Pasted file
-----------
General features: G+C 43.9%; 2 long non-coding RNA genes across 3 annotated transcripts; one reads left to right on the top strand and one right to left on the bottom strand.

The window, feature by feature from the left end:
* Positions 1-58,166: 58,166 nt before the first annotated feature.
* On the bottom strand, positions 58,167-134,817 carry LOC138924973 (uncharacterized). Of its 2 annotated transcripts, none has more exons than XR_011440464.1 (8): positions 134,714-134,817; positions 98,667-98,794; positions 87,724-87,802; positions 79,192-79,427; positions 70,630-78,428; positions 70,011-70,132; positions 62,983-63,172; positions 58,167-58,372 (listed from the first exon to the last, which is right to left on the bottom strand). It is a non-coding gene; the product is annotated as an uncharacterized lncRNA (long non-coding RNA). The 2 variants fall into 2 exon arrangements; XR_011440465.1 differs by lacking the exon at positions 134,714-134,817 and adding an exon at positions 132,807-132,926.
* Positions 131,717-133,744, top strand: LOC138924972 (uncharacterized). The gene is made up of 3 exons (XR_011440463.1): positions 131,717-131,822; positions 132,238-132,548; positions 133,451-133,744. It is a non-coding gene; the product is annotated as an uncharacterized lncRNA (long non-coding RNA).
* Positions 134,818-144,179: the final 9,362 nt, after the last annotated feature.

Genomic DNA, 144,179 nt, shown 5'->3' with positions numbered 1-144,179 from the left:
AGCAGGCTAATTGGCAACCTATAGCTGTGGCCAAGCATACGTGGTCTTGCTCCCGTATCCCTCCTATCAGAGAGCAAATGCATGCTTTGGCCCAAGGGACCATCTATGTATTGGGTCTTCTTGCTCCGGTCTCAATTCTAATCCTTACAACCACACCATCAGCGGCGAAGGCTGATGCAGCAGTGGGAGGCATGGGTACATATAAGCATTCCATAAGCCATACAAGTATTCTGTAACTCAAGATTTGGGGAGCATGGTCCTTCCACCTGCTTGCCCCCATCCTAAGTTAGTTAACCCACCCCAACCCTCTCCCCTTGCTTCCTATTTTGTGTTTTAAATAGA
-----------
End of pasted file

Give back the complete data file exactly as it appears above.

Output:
General features: G+C 43.9%; 2 long non-coding RNA genes across 3 annotated transcripts; one reads left to right on the top strand and one right to left on the bottom strand.

The window, feature by feature from the left end:
* Positions 1-58,166: 58,166 nt before the first annotated feature.
* On the bottom strand, positions 58,167-134,817 carry LOC138924973 (uncharacterized). Of its 2 annotated transcripts, none has more exons than XR_011440464.1 (8): positions 134,714-134,817; positions 98,667-98,794; positions 87,724-87,802; positions 79,192-79,427; positions 70,630-78,428; positions 70,011-70,132; positions 62,983-63,172; positions 58,167-58,372 (listed from the first exon to the last, which is right to left on the bottom strand). It is a non-coding gene; the product is annotated as an uncharacterized lncRNA (long non-coding RNA). The 2 variants fall into 2 exon arrangements; XR_011440465.1 differs by lacking the exon at positions 134,714-134,817 and adding an exon at positions 132,807-132,926.
* Positions 131,717-133,744, top strand: LOC138924972 (uncharacterized). The gene is made up of 3 exons (XR_011440463.1): positions 131,717-131,822; positions 132,238-132,548; positions 133,451-133,744. It is a non-coding gene; the product is annotated as an uncharacterized lncRNA (long non-coding RNA).
* Positions 134,818-144,179: the final 9,362 nt, after the last annotated feature.

Genomic DNA, 144,179 nt, shown 5'->3' with positions numbered 1-144,179 from the left:
AGCAGGCTAATTGGCAACCTATAGCTGTGGCCAAGCATACGTGGTCTTGCTCCCGTATCCCTCCTATCAGAGAGCAAATGCATGCTTTGGCCCAAGGGACCATCTATGTATTGGGTCTTCTTGCTCCGGTCTCAATTCTAATCCTTACAACCACACCATCAGCGGCGAAGGCTGATGCAGCAGTGGGAGGCATGGGTACATATAAGCATTCCATAAGCCATACAAGTATTCTGTAACTCAAGATTTGGGGAGCATGGTCCTTCCACCTGCTTGCCCCCATCCTAAGTTAGTTAACCCACCCCAACCCTCTCCCCTTGCTTCCTATTTTGTGTTTTAAATAGA